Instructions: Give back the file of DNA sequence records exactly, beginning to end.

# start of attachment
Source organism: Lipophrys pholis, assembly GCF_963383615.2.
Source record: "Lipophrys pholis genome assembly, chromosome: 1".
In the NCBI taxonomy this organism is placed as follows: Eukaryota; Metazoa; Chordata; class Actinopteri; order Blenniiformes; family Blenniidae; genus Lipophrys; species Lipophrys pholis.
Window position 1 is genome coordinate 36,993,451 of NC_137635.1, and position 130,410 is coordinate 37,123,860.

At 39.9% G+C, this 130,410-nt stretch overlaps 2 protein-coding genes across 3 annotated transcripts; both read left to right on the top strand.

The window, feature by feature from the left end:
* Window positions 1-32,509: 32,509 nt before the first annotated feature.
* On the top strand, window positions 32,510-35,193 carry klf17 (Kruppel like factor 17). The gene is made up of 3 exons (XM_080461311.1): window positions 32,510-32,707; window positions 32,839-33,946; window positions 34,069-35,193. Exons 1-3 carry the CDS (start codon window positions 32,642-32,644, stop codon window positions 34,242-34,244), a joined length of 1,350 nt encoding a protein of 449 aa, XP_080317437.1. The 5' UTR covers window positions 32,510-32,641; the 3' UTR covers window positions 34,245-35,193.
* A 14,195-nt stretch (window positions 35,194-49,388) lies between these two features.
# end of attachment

Source organism: Lipophrys pholis, assembly GCF_963383615.2.
Source record: "Lipophrys pholis genome assembly, chromosome: 1".
In the NCBI taxonomy this organism is placed as follows: Eukaryota; Metazoa; Chordata; class Actinopteri; order Blenniiformes; family Blenniidae; genus Lipophrys; species Lipophrys pholis.
Window position 1 is genome coordinate 36,993,451 of NC_137635.1, and position 130,410 is coordinate 37,123,860.

At 39.9% G+C, this 130,410-nt stretch overlaps 2 protein-coding genes across 3 annotated transcripts; both read left to right on the top strand.

The window, feature by feature from the left end:
* Window positions 1-32,509: 32,509 nt before the first annotated feature.
* On the top strand, window positions 32,510-35,193 carry klf17 (Kruppel like factor 17). The gene is made up of 3 exons (XM_080461311.1): window positions 32,510-32,707; window positions 32,839-33,946; window positions 34,069-35,193. Exons 1-3 carry the CDS (start codon window positions 32,642-32,644, stop codon window positions 34,242-34,244), a joined length of 1,350 nt encoding a protein of 449 aa, XP_080317437.1. The 5' UTR covers window positions 32,510-32,641; the 3' UTR covers window positions 34,245-35,193.
* A 14,195-nt stretch (window positions 35,194-49,388) lies between these two features.